Denver – Colorado U.S. Senator Michael Bennet commemorated Black History Month by honoring the life and legacy of Marie Greenwood, Denver’s first tenured black teacher and an inspiring education advocate, with a formal statement for the Congressional Record. Greenwood passed away in late 2019.
“Marie’s work as Denver’s first tenured black teacher and an integration pioneer increased educational equity in our schools and helped shape Denver into the great city that it is today… As the former superintendent of Denver Public Schools, I can confidently say that our students would be well-served if Marie was the lodestar for our teachers. Her grace and passion for the profession made a tremendous difference in the lives of our young people, and we are all in her debt,” wrote Bennet in the statement.
“Teaching first grade was the joy of mom’s life. She believed it is there that one lays the foundation for a strong education upon which a child can continue to learn successfully throughout life. She was passionate about literacy and the success of every student, and saw this as essential for the success of communities and our nation. Our mother also loved opening the door for others. Countless black educators have told me over the years, if it wasn’t for Marie Greenwood, they wouldn’t be the people they are today. It is impossible to know all of the lives she touched throughout so many generations,” said Jim Greenwood, son of Marie Greenwood.
Bennet’s full statement as submitted to the Congressional Record is available HERE and below:
Mr. President, I rise to honor the life and legacy of Marie Greenwood, who passed away late last year at the age of 106 years-old. Marie, a teacher by trade, spent her life dedicated to the idea that each child–regardless of their race, gender, or class–deserves a quality education. Her intellect, compassion, and vigor propelled countless children through the Denver Public School system and towards lives of purpose. Marie’s work as Denver’s first tenured black teacher and an integration pioneer increased educational equity in our schools and helped shape Denver into the great city that it is today.
An only child, Marie was born in Los Angeles in 1912 before she and her family relocated to Denver in 1925. As a black family in segregated Denver, they faced no shortage of obstacles. Despite being a star student who time and again overcame the bigotry leveled against her, Marie was told by her high school guidance counselor not to apply to college because it would be a waste of her parents’ money. Thank goodness Marie did not heed this wrongheaded advice. She went on to graduate third in her class and earned a scholarship to Colorado Teachers College. Marie had set out on a path that would eventually lead to touching the lives of generations of Colorado’s students.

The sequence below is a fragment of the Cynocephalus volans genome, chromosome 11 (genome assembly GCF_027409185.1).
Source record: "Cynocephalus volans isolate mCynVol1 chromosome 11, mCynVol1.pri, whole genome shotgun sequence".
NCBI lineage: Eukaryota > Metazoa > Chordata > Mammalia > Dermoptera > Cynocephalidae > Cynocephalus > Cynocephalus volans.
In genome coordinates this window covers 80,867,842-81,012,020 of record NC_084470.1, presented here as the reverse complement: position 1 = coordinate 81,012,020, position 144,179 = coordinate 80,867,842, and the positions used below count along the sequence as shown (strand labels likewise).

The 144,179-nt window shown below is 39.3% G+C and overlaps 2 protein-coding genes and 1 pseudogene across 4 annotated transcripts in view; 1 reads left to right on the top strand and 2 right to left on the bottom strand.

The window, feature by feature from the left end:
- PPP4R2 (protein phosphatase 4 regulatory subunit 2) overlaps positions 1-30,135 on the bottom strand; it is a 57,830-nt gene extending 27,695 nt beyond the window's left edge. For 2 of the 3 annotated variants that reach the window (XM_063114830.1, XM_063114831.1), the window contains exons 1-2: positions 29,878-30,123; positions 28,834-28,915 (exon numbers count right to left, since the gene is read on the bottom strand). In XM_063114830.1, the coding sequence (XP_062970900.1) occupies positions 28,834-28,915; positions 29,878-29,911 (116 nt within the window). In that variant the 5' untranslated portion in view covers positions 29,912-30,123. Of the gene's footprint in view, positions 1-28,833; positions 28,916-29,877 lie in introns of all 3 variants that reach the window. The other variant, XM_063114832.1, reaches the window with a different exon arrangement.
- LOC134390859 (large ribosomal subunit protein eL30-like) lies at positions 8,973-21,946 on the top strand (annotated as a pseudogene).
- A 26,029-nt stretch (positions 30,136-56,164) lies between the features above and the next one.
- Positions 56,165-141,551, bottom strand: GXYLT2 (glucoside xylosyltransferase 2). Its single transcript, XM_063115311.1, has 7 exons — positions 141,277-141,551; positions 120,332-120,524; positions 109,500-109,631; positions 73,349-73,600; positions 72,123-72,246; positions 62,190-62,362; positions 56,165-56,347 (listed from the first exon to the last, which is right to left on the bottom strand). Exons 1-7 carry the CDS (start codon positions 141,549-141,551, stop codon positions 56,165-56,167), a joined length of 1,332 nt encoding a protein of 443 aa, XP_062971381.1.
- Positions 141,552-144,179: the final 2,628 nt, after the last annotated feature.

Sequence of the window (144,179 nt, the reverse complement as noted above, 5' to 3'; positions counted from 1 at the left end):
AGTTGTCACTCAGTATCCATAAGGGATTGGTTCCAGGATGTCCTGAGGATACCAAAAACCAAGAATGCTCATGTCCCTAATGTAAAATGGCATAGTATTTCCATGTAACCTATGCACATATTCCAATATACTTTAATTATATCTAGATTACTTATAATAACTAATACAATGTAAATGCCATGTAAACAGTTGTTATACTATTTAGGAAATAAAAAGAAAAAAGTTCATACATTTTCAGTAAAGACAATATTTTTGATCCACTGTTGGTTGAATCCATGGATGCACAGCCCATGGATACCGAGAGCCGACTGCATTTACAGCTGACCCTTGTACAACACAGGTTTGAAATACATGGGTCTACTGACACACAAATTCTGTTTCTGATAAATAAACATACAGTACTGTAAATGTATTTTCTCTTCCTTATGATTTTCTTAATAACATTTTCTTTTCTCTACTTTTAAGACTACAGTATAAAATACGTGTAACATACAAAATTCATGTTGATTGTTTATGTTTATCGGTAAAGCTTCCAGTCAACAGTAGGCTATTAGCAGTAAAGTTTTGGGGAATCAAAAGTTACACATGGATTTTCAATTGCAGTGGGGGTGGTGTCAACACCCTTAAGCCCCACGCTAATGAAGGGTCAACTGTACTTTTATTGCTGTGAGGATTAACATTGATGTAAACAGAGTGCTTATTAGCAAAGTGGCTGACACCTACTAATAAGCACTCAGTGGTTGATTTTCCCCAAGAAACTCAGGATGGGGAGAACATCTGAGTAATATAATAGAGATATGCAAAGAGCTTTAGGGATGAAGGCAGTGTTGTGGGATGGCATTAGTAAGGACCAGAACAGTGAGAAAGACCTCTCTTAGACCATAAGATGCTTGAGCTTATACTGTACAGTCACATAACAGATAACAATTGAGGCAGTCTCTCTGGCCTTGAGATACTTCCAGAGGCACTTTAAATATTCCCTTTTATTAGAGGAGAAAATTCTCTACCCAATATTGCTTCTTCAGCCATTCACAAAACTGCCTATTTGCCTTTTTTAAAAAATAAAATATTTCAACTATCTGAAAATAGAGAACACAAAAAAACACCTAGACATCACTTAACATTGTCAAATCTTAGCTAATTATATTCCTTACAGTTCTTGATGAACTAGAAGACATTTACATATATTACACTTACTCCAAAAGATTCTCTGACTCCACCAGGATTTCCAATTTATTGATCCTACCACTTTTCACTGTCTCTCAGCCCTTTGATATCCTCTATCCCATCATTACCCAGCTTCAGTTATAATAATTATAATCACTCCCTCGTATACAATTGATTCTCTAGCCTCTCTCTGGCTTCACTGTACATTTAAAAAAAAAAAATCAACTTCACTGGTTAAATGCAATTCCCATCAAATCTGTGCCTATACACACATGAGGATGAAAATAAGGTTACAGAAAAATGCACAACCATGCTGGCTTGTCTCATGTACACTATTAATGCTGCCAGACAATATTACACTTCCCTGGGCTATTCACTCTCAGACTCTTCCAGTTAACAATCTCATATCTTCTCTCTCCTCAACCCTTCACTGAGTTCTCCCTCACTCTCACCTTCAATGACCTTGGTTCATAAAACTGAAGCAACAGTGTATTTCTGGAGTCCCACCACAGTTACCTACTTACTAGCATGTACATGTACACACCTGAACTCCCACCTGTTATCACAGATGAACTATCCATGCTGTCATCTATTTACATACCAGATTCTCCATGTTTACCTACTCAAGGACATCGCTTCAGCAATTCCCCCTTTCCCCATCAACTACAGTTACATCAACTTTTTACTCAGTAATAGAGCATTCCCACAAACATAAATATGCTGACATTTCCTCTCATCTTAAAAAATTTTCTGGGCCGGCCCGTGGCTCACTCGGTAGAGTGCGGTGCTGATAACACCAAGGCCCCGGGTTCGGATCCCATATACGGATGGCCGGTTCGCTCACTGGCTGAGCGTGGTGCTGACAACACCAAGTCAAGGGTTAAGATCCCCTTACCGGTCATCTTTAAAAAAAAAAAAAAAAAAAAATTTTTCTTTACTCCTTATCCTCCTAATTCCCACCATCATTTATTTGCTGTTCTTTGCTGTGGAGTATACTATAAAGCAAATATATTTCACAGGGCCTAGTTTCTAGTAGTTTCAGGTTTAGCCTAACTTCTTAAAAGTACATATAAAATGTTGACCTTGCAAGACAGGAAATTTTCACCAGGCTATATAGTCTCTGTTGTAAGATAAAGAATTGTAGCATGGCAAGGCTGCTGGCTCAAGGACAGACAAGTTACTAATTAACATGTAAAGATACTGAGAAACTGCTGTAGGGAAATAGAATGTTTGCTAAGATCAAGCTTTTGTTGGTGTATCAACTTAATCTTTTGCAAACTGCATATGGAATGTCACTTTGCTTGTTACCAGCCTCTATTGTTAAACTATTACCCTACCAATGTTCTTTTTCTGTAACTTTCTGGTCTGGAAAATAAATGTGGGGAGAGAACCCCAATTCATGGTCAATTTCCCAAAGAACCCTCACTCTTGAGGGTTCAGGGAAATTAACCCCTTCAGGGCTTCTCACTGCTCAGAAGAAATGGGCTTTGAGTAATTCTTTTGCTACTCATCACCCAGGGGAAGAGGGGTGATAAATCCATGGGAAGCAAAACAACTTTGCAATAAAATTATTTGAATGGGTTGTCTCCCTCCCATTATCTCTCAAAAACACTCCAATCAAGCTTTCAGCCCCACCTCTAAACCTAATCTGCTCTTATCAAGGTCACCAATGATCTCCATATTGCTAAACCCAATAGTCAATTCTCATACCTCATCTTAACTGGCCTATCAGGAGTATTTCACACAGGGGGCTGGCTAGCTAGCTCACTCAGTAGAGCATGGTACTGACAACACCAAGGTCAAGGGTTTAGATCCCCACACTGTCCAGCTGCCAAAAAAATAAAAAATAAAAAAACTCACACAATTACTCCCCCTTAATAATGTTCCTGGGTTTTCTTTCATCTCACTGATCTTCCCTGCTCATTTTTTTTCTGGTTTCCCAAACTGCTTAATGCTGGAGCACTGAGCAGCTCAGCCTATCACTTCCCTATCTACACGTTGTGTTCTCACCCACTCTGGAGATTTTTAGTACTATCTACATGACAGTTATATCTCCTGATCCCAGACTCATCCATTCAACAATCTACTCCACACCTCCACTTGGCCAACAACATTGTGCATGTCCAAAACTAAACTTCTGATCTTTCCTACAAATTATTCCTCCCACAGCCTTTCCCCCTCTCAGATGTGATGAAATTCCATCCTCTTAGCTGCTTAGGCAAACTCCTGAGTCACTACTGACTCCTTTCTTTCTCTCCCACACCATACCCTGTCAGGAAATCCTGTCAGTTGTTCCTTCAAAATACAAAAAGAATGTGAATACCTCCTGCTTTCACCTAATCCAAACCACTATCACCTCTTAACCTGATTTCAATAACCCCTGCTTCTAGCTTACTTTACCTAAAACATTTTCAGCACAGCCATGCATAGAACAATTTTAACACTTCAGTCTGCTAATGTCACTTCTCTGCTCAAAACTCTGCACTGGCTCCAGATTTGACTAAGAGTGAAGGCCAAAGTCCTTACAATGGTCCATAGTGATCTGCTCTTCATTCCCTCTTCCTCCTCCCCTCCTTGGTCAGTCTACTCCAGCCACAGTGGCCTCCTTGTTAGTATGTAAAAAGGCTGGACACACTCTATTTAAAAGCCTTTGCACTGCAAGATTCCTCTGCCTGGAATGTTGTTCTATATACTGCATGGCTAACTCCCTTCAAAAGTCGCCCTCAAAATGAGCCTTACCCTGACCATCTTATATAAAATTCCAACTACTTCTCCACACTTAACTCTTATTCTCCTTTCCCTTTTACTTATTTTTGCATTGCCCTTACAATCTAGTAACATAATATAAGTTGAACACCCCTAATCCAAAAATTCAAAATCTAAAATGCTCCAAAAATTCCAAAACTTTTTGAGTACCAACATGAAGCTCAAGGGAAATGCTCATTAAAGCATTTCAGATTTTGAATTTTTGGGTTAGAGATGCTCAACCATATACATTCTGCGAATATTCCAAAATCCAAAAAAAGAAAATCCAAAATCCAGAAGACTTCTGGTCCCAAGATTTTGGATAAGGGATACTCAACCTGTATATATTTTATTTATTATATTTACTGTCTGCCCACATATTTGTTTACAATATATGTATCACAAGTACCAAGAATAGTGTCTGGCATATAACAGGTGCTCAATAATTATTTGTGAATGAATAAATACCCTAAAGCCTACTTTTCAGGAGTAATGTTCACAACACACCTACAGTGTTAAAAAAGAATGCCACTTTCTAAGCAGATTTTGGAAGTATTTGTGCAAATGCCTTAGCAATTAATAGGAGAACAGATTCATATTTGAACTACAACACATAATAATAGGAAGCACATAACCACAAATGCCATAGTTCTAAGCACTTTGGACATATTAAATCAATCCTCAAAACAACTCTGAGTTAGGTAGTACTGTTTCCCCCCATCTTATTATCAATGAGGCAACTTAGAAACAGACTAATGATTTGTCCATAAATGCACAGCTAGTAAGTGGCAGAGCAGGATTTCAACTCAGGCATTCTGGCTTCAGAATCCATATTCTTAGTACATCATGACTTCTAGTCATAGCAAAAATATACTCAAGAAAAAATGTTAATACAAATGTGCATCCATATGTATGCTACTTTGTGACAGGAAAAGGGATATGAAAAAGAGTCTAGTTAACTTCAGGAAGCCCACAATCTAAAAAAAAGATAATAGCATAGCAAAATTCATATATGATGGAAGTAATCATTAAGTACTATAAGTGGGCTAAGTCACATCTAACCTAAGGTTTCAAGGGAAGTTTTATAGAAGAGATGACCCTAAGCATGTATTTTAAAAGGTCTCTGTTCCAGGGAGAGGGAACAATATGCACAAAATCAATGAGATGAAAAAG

Marie was a trailblazer in civil rights and the ideal teacher. In 1938, she earned tenure in the Denver Public Schools, the first black teacher to do so. Throughout the 1940s, Marie was involved in local activism that challenged discriminatory policies. In 1955, Marie made history again when she became the first African-American in Denver to teach at a segregated school. In the 1960s, she served on a Denver Public Schools committee tasked to study racial inequities in district funding and staffing. All the while, she was a kind and determined teacher who ensured that her students always tried their hardest.
In retirement, she authored two books, one outlining her philosophy on teaching children facing difficulties, and the other her autobiography. In 2001, her legacy was further solidified as the school district named a new elementary school in her honor. She will continue to be remembered by students who participate in the Greenwood Scholars program, which teaches the history of Denver through her life story.
As the former superintendent of Denver Public Schools, I can confidently say that our students would be well-served if Marie was the lodestar for our teachers. Her grace and passion for the profession made a tremendous difference in the lives of our young people, and we are all in her debt. Thank you, Marie. May she rest in peace.
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